Investigation launched into why McDonald’s ice cream machines are always broken 3 months ago

Investigation launched into why McDonald’s ice cream machines are always broken

About time someone looked into this

If you've frequented McDonald's more than a few times, the likelihood is you've tried and failed to get an ice cream of some sort, because the machine was broken.

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McDonald's McFlurry machines are so frequently out of order that it has become the subject of countless internet memes, sketches and even song lyrics.

So it will come as a great relief to those of you who love a McFlurry that the United States Federal Trade Commission is investigating the matter, as reported by the Wall Street Journal.

The FTC is said to have sent letters to McDonald's questioning how often owners are allowed to work on the machines without the help of the manufacturer.

This comes a few months after president Joe Biden signed an executive order to promote competition within the economy, cracking down on "unfair anticompetitive restrictions on third-party repair or self-repair of items, such as the restrictions imposed by powerful manufacturers that prevent farmers from repairing their own equipment."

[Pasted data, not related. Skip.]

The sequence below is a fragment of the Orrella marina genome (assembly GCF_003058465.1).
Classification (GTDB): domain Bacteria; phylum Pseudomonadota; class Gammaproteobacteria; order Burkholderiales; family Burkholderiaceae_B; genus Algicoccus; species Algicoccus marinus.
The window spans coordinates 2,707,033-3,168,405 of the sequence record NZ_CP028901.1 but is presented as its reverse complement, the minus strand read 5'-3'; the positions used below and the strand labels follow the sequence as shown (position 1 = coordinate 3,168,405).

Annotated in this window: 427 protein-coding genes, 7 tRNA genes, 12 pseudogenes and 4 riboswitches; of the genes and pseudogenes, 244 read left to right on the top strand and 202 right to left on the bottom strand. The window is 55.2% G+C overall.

This matters because Taylor Commercial Foodservice LLC make McDonald's McFlurry machines and have been accused of making machines that are prone to breaking and difficult to fix. They have been the subject of allegations of running a 'repair racket' - profiting off the fact that only they can be paid to fix their machines.

You know, like how your iPhone breaks after a few years and you have no choice but to buy a new one.

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A Taylor Commercial Food Service representative said: "A lot of what’s been broadcasted can be attributed to the lack of knowledge about the equipment and how they operate in the restaurants.

"[When working with dairy products] you have to make sure the machine is cleaned properly. The machines are built up with a lot of interconnecting parts that have to operate in a complex environment and manner."

They have not been found of any wrongdoing. But hopefully this investigation across the pond translates to the British Isles and the next time we get some form of summer weather (probably in November at this rate) we'll be able to pick up a McFlurry without any of the usual hiccups.